Facing the music was not something that came easily for him. Stew had always been a good boy and done exactly what was expected of him. At least that’s what his parents had been led to believe. How am I going to handle this, he wondered? Ben has always been able to get by with anything just by using his asthma as an excuse. Can I get by doing the same thing? After all, I’m an asthmatic, too.

    Using his key to let himself into the house, he quietly headed for the stairs. He was sure his parents had both left for work by this time.

    “Stewart, what are you doing home,” shouted his mother from her bedroom door when she saw him climbing the stairs. “You were in Tucson last night when I called you.”

    “Oh, hi Mom,” said Stew. “I thought you’d be at work by now.”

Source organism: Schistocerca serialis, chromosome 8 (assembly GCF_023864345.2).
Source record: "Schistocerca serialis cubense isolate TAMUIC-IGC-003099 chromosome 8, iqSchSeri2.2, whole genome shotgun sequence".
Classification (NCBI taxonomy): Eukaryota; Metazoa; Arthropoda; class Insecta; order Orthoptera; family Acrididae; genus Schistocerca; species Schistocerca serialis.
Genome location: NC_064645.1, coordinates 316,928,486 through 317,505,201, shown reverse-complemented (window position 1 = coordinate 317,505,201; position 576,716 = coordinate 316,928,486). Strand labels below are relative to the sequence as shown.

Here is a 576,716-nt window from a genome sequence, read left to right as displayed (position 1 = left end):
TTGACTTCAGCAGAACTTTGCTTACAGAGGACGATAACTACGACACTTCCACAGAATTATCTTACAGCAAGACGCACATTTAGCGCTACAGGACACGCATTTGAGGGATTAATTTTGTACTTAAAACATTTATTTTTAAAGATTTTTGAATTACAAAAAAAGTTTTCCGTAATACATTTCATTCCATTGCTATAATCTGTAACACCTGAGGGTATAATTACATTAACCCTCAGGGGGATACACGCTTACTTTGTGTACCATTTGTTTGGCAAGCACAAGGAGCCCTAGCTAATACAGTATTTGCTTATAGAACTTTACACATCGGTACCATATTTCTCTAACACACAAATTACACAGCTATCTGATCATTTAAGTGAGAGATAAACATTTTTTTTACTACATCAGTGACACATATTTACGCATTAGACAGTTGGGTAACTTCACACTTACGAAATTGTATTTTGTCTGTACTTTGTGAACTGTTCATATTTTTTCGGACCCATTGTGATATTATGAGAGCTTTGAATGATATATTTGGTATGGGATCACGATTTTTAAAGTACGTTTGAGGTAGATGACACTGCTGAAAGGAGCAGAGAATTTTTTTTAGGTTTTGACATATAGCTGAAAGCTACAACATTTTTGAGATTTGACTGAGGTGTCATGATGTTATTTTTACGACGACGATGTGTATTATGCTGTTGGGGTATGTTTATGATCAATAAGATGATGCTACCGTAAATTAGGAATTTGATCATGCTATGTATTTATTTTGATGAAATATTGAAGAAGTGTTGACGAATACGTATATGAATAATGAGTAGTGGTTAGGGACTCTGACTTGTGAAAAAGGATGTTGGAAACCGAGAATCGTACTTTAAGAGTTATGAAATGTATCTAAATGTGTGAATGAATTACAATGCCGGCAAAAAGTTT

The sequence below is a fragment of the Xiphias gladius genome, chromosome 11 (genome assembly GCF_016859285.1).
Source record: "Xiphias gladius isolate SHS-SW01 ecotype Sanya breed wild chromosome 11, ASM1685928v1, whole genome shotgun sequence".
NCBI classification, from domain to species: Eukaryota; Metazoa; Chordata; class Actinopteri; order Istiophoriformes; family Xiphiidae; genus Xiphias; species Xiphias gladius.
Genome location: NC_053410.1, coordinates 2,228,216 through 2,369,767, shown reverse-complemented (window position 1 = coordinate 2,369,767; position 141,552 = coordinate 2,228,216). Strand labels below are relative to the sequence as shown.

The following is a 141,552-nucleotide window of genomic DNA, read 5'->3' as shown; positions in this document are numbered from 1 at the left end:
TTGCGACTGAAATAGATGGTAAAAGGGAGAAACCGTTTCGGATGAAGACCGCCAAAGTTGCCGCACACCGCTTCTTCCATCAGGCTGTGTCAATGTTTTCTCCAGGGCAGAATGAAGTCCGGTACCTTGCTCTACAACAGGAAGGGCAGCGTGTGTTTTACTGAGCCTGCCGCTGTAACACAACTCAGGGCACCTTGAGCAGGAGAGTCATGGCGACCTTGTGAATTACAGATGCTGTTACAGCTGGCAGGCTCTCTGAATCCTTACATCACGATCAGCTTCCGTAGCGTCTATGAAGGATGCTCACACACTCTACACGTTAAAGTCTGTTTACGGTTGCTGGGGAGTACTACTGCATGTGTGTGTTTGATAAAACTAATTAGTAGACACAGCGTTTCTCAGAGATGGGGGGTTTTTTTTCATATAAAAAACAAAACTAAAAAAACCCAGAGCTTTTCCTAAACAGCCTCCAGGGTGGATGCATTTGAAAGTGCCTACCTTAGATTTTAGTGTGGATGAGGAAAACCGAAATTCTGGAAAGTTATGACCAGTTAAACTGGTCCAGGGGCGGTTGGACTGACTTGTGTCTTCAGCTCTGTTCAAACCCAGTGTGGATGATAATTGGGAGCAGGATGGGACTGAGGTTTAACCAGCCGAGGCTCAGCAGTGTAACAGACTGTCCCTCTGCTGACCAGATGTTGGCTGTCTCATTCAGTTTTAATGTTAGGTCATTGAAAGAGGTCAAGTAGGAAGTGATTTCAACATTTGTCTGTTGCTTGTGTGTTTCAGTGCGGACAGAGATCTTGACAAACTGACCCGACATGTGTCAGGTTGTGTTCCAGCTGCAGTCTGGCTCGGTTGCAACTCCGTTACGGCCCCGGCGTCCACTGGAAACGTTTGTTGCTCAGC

“No, I decided to go in late this morning, and I’m glad I did,” she said. “I want to know why you’re here.”

    “Mom, I just couldn’t take the weather. My asthma started acting up as soon as I got in bed last night, and it was much worse this morning. Finishing college isn’t important enough to me if I have to be sick all the time. I want to stay home and continue to work at the store with you and Dad. You got by just fine without college.”

    I agree that I did fine without college, thought Mom. I don’t suppose I should encourage Stew to drop out, but it would be nice to have his help at the store again. Maybe I can convince his father that he really was sick.

    “I don’t know how your father is going to feel about this, Stew,” Mom said. “You know how important your college education is to him. I’ll talk to him about it tonight and then we’ll have to make a decision about this.”

    I wonder if it’s that girl he’s been seeing, Mom thought to herself. He promised me he wouldn’t see her anymore when I threatened to disown him if he didn’t. I really must talk to my friends and ask them to help me find a nice Jewish girl for Stew.

    I hope she doesn’t guess the real reason I’m back, Stew thought to himself.